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                  "Researchers’ Adoption of an Institutional Central Fund for Open-Access Article-Processing Charges: A Case Study Using Innovation Diffusion Theory"

                  Posted in Open Access, Publishing, Scholarly Journals on March 18th, 2016

                  Stephen Pinfield and Christine Middleton have published "Researchers' Adoption of an Institutional Central Fund for Open-Access Article-Processing Charges: A Case Study Using Innovation Diffusion Theory" in SAGE Open.

                  Here's an excerpt:

                  This article analyzes researchers' adoption of an institutional central fund (or faculty publication fund) for open-access (OA) article-processing charges (APCs) to contribute to a wider understanding of take-up of OA journal publishing ("Gold" OA). Quantitative data, recording central fund usage at the University of Nottingham from 2006 to 2014, are analyzed alongside qualitative data from institutional documentation. The importance of the settings of U.K. national policy developments and international OA adoption trends are considered. Innovation Diffusion Theory (IDT) is used as an explanatory framework.

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                    Converting Scholarly Journals to Open Access: A Review of Approaches and Experiences

                    Posted in Open Access, Publishing, Reports and White Papers, Scholarly Journals on March 17th, 2016

                    The Harvard Library Office for Scholarly Communication has released a draft of Converting Scholarly Journals to Open Access: A Review of Approaches and Experiences for comment.

                    Here's an excerpt:

                    This report identifies ways through which subscription-based scholarly journals have converted their publishing models to open access (OA). The major goal was to identify specific scenarios that have been used or proposed for transitioning subscription journals to OA so that these scenarios can provide options for others seeking to "flip" their journals to OA.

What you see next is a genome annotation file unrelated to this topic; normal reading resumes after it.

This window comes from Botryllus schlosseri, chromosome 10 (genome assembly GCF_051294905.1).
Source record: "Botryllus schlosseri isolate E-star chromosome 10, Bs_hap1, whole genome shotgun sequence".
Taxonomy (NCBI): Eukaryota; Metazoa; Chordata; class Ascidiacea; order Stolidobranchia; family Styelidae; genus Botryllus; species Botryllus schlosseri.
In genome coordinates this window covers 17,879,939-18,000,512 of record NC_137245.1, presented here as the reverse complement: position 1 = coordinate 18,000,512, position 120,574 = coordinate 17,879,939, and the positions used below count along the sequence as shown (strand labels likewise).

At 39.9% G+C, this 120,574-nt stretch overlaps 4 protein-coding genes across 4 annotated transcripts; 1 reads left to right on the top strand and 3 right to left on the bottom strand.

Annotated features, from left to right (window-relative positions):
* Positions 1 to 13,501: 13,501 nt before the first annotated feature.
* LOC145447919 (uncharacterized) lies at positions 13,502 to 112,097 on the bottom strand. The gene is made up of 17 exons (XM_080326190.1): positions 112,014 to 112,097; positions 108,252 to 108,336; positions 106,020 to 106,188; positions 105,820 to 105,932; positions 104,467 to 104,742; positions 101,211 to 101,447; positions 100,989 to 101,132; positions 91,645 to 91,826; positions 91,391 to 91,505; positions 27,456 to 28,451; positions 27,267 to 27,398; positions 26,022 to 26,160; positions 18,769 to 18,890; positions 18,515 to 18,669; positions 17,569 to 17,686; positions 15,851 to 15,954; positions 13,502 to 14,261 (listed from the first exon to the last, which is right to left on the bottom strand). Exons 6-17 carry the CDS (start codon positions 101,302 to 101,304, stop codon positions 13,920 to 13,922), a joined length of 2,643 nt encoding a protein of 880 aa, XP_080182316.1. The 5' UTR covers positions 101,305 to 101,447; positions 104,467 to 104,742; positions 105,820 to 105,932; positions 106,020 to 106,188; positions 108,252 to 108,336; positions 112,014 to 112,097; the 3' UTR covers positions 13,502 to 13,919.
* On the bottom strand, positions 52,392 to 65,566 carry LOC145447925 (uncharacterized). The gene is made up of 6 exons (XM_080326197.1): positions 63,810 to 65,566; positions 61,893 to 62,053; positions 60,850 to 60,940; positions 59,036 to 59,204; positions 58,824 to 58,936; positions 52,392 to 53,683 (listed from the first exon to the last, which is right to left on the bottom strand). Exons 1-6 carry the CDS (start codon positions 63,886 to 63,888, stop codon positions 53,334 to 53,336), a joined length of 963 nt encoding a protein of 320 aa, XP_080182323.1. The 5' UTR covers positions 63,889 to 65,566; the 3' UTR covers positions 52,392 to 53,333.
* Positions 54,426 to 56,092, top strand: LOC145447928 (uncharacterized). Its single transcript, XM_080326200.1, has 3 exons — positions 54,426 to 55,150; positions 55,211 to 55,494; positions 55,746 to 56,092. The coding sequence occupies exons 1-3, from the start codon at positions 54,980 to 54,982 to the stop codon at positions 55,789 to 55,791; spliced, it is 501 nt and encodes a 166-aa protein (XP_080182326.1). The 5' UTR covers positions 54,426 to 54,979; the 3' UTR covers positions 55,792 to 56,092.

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                      "The FAIR Guiding Principles for Scientific Data Management and Stewardship"

                      Posted in Data Curation, Open Data, and Research Data Management, Open Science, Publishing on March 17th, 2016

                      Mark D. Wilkinson et al. have published "The FAIR Guiding Principles for Scientific Data Management and Stewardship" in Scientific Data.

                      Here's an excerpt:

                      A diverse set of stakeholders-representing academia, industry, funding agencies, and scholarly publishers-have come together to design and jointly endorse a concise and measurable set of principles that we refer to as the FAIR Data Principles. The intent is that these may act as a guideline for those wishing to enhance the reusability of their data holdings.

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                        "Creative Commons Licenses: Empowering Open Access"

                        Posted in Copyright, Creative Commons/Open Licenses, Open Access, Publishing on March 14th, 2016

                        Thomas Margoni and Diane M. Peters have self-archived "Creative Commons Licenses: Empowering Open Access."

                        Here's an excerpt:

                        Open access (OA) is a concept that in recent years has acquired popularity and widespread recognition. International statements and scholarly analysis converge on the following main characteristics of open access: free availability on the public Internet, permission for any users to read, download, copy, distribute, print, search, and link to the full texts of these articles, crawl them for indexing, pass them as data to software, and use them for any other lawful purpose, without financial, legal, or technical barriers other than those inseparable from gaining access to the Internet itself. The only legal constraint on reproduction and distribution, and the only role for copyright in this domain, should be to give authors control over the integrity of their work and the right to be properly acknowledged and cited.